17. ^ Farnáz Maʻsúmián Life After Death: A Study of the Afterlife in World Religions Kalimat Press 1995 page 81
  18. ^ Cyril Glassé, Huston Smith The New Encyclopedia of Islam Rowman Altamira 2003 ISBN 978-0-759-10190-6 page 237
  19. ^ Moiz Amjad. "Will Christians enter Paradise or go to Hell? Archived 2007-09-27 at the Wayback Machine". Renaissance - Monthly Islamic journal 11(6), June, 2001.
  20. ^ Ibn Jarir al-Tabari in Mujma Al Kabir
  21. ^ "Allah will bring out people from the Fire and admit them into Paradise". sunnah.com. Retrieved 2016-02-23.
  22. ^ a b "4203: How many will enter Paradise? - islamqa.info". islamqa.info. Retrieved 2018-04-07.
  23. ^ A F Klein Religion Of Islam Routledge 2013 ISBN 978-1-136-09954-0 page 92
  24. ^ Quran 2:214
  25. ^ Quran 3:142
  26. ^ David Marshall Communicating the Word: Revelation, Translation, and Interpretation in Christianity and Islam Georgetown University Press 2011 ISBN 978-1-589-01803-7 p. 8
  27. ^ Lloyd Ridgeon Islamic Interpretations of Christianity Routledge 2013 ISBN 978-1-136-84020-3
  28. ^ "Who are the Jews and Christians who will enter Paradise? - islamqa.info". islamqa.info. Retrieved 2018-04-04. As far as the Jews are concerned, their faith meant believing in the Tawraat (original Torah) and following the way of Moosa (peace be upon him) until ‘Eesa came, after which whoever continued to follow the Torah and the way of Moosa, and did not leave this and follow ‘Eesa, was doomed. As far as the Christians are concerned, their faith meant believing in the Injeel (original Gospel) and following the laws of ‘Eesa; whoever did this was a believer whose faith was acceptable to Allah, until Muhammad (peace and blessings of Allah be upon him) came, after which whoever did not follow Muhammad (peace and blessings of Allah be upon him) and leave the way of ‘Eesa and the Injeel that he had been following before, was doomed.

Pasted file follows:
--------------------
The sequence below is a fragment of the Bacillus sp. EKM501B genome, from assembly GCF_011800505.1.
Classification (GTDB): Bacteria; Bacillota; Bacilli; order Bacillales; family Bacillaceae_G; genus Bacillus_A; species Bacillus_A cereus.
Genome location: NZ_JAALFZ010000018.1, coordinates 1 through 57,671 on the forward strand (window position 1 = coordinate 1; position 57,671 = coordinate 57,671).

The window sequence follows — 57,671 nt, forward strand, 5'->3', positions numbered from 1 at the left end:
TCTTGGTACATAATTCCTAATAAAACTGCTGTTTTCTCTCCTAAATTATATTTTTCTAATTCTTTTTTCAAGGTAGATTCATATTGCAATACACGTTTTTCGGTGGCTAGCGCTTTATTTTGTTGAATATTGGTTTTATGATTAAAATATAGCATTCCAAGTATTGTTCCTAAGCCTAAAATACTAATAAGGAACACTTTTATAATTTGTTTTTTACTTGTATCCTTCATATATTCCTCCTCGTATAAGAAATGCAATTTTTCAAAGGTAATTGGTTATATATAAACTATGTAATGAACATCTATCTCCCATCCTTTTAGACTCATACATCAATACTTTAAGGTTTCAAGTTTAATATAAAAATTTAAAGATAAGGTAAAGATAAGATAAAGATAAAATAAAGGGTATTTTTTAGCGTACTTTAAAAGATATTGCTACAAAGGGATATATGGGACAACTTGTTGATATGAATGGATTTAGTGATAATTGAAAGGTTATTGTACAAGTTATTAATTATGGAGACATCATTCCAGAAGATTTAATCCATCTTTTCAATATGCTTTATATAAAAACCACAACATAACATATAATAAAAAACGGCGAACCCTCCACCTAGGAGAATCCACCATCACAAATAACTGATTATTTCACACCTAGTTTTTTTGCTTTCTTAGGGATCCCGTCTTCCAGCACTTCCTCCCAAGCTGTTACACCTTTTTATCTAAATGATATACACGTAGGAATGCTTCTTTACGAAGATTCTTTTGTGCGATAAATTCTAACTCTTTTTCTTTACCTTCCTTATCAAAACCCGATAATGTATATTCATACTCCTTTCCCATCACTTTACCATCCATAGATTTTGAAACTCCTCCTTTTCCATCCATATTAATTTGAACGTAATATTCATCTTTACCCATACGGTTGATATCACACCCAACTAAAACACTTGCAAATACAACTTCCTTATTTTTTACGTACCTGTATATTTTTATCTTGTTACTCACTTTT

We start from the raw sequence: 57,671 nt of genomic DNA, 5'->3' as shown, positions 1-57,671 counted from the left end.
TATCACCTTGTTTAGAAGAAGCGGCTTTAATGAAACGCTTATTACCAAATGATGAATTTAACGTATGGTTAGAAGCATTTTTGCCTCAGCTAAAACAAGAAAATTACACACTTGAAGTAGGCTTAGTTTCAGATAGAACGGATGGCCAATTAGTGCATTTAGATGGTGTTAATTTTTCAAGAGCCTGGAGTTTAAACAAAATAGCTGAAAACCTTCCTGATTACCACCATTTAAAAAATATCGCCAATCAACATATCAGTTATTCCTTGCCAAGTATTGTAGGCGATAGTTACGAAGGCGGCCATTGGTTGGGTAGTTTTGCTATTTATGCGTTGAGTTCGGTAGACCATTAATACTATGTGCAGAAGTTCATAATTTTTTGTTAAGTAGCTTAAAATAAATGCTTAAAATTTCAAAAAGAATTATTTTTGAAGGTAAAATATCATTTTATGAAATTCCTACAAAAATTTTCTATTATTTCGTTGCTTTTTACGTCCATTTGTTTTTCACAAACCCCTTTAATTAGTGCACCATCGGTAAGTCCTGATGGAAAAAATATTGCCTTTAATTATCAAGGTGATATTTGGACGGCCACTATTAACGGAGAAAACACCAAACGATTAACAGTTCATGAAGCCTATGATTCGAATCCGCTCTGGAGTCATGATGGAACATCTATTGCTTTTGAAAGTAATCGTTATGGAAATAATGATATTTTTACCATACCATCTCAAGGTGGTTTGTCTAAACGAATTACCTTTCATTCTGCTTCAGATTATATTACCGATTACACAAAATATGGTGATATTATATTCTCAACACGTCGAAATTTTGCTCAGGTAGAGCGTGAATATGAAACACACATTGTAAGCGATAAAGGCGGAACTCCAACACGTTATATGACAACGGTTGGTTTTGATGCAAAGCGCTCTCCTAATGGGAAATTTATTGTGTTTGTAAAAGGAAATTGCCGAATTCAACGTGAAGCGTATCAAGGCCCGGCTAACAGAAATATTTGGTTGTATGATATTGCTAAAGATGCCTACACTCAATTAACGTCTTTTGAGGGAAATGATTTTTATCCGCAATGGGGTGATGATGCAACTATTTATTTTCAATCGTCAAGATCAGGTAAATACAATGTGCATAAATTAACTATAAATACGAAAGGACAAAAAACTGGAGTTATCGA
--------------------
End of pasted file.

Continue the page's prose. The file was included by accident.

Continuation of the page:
29. ^ Robert McKim Religious Perspectives on Religious Diversity Philosophy of Religion - World Religions BRILL 2016 ISBN 978-9-004-33043-6 page 155
  30. ^ William C. Chittick The Sufi Path of Knowledge: Ibn al-Arabi's Metaphysics of Imagination SUNY Press 1989 ISBN 978-088-706885-0 page 197
  31. ^ Mohammad Hassan Khalil Islam and the Fate of Others: The Salvation Question Oxford University Press, USA 2012 ISBN 978-0-199-79666-3 page 45-46
  32. ^ Sinasi Gündüz, Sinasi Gunduz, Cafer S. Yaran Change and Essence: Dialectical Relations Between Change and Continuity in the Turkish Intellectual Tradition CRVP 2005 ISBN 978-1-565-18222-6 p. 12
  33. ^ Sinasi Gündüz, Sinasi Gunduz, Cafer S. Yaran Change and Essence: Dialectical Relations Between Change and Continuity in the Turkish Intellectual Tradition CRVP 2005 ISBN 978-1-565-18222-6 p. 9
  34. ^ "The fate of kuffaar who did not hear the message of Islam - islamqa.info". islamqa.info. Retrieved 2018-04-04.
  35. ^ "22836: The ratio of people of Paradise to people of Hell - islamqa.info". islamqa.info. Retrieved 2018-04-07.
  36. ^ Amira El-Zein Islam, Arabs, and Intelligent World of the Jinn Syracuse University Press 2009 ISBN 978-0-815-65070-6 page 21
  37. ^ Tobias Nünlist Dämonenglaube im Islam Walter de Gruyter GmbH & Co KG, 2015 ISBN 978-3-110-33168-4 p. 97-99 (German)
  38. ^ Quran 18:107
  39. ^ Quran 23:11
  40. ^ Quran 35:35
  41. ^ Quran 10:25
  42. ^ Quran 6:127
  43. ^ Quran 29:64
  44. ^ Quran 2:35
  45. ^ Quran 3:133
  46. ^ Quran 5:72
  47. ^ Quran 3:72
  48. ^ Quran 13:23
  49. ^ Quran 25:15
  50. ^ Quran 53:15
  51. ^ Quran 5:65
  52. ^ Quran 10:9
  53. ^ Quran 22:56
  54. ^ Quran 54:55
  55. ^ Quran 44:51
  56. ^ The Eight Doors of Jannah Archived 2010-06-05 at the Wayback Machine